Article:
• traditional medicines containing lead, cosmetics containing lead (see Table 1),

  • poorly manufactured pottery and/or crystal glassware, or

  • from self or a partner working in a lead occupation, etc.

In all of the above cases, the most important step is to remove the mother from the source of lead, or remove the source from the mother; and to monitor the mother’s lead levels.

 Or: If she has been exposed to lead over a long period of time, such as in a smelter environment (e.g. Mexico, see Table 1), then there is opportunity for build-up of lead in bones. This lead can be released during pregnancy and breastfeeding, with a larger amount released during lactation (Gulson et al., 1998).

In some lead-rich environments, however, such as the Broken Hill mining community, the mothers have blood leads <10 µg/dL (Gulson et al., 1994).

If a pregnant woman is concerned that she may have suffered a high exposure from lead, either as an acute dose (short-term such as from renovating a lead-contaminated house), or from chronic exposure (long-term), it would be worthwhile to have her blood lead tested in the 3 trimesters when she is having other normal pregnancy tests performed and then speak to a specialist.

If the blood lead levels are <10 µg/dL then there should be no cause for concern as the amount of lead in breast milk should be only about 5% - or probably less - of that in her blood (Gulson et al., submitted). As an example, Baum and Shannon (1996) describe two subjects in the USA whose blood leads were 34 and 29 µg/dL. The breast milk contained <10 ppb (see Table 1). If a mother’s blood lead level is above 20 µg/dL, it is recommended that a test of the breast milk should be undertaken.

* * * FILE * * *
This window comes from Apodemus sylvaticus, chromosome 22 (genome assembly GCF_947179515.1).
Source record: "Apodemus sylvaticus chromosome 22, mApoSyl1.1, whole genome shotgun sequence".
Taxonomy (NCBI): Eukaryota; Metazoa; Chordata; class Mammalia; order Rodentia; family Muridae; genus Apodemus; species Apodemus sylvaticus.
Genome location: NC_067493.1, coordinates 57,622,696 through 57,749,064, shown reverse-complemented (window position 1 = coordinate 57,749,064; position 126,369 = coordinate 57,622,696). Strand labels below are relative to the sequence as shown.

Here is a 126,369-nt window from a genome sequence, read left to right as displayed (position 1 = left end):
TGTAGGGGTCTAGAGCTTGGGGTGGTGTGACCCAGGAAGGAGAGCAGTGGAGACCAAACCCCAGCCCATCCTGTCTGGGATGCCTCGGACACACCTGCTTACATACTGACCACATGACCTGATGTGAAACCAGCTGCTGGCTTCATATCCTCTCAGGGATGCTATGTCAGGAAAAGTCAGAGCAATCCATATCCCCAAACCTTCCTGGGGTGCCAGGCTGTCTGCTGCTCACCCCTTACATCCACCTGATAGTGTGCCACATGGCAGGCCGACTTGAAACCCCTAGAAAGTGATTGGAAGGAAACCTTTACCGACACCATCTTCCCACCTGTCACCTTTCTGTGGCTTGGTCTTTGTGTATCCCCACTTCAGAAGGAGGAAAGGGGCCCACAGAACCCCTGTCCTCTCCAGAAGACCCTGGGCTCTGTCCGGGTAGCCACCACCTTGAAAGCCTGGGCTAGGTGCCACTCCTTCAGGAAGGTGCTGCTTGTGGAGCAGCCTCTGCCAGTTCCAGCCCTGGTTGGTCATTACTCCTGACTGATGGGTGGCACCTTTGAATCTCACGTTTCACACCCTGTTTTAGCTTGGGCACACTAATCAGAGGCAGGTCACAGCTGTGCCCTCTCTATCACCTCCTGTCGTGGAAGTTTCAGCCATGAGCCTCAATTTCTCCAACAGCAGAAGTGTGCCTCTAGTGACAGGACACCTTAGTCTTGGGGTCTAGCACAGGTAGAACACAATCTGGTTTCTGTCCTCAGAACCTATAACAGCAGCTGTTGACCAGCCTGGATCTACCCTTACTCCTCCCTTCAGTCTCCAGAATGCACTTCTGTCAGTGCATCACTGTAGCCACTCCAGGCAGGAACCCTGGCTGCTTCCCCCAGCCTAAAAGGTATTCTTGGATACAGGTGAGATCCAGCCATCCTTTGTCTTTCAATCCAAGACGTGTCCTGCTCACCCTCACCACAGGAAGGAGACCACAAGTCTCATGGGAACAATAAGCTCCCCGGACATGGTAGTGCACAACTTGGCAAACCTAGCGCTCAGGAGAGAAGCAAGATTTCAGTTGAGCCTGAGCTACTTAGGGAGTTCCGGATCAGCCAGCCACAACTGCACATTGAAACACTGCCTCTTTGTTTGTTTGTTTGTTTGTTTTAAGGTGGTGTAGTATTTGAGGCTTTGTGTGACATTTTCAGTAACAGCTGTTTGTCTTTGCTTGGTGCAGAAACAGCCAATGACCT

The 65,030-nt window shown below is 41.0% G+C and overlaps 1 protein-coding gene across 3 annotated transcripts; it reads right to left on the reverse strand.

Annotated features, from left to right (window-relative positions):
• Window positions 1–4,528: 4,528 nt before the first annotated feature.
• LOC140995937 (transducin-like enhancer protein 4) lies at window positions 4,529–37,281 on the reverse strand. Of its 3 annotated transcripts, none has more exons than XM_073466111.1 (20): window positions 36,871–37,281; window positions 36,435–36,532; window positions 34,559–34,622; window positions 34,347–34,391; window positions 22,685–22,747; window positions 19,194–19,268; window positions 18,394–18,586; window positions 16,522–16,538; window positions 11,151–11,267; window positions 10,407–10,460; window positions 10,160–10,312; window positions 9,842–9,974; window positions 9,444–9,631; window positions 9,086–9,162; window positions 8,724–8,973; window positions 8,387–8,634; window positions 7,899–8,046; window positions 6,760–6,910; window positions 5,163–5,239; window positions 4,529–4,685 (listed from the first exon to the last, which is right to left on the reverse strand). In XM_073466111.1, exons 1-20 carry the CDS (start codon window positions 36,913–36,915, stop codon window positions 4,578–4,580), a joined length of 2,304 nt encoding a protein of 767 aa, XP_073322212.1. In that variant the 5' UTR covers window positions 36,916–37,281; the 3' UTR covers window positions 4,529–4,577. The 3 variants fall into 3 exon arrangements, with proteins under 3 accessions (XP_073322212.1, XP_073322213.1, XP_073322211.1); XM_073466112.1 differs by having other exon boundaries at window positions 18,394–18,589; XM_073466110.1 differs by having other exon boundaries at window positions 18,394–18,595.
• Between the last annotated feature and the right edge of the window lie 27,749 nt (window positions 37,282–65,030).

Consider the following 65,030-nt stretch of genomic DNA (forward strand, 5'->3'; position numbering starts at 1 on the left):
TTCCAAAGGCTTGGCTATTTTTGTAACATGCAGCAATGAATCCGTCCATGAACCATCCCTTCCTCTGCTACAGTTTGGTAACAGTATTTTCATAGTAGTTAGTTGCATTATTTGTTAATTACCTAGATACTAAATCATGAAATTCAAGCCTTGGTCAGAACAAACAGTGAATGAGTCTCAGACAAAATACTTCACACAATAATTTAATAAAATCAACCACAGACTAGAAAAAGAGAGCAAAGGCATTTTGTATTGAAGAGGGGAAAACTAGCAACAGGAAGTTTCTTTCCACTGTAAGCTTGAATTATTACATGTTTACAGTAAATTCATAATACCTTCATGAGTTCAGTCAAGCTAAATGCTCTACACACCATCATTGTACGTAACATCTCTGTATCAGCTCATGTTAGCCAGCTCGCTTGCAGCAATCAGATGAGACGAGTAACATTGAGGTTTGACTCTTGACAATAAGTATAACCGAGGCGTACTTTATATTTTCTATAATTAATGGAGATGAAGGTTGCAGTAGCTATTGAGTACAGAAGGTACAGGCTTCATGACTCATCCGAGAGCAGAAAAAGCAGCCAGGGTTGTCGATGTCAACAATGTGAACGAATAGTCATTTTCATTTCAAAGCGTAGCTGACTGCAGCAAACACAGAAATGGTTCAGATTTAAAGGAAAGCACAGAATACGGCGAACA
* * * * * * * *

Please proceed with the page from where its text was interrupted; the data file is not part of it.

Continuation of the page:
Even if wholly breast feeding, at these low levels, the impact on blood lead of the infant will be small (estimations based on the Physiologically based Pharmacokinetic Model of Ellen O'Flaherty of the University of Cincinnati Medical Centre 1995).

If a mother’s breast milk lead levels are in the hundreds of parts per billion range, it may be worth considering not breast feeding, in consultation with expert medical opinion.

What can be done to reduce lead moving from bones into breast milk?

It is well established that there is an inverse relationship between calcium intake and uptake of lead. Furthermore, the preliminary data obtained by us (Gulson et al., 1998) indicate that intake of calcium supplements can reduce the amount of lead mobilised from the mother's skeleton during pregnancy.

The U.S. National Institute of Health Consensus Conference on Optimal Calcium Intake (1994) recommended that for pregnant and lactating women the optimal daily intake of calcium should be 1200 mg/day.


  1. Astrup-Jensen A, Slorach SA (Editors). Chemical contaminants in human breast milk. CRC Press Baton Rouge USA (1991).

  2. Baum CR, Shannon MW. Lead in breast milk. Pediatrics 97: 932 (1996).

  3. Dabeka RW, Karpinski KF, McKenzie AD, Bajdik CD. Survey of lead, cadmium and fluoride in human milk and correlation of levels with environmental and food factors. Fd Chem Toxic 24: 913-921 (1986).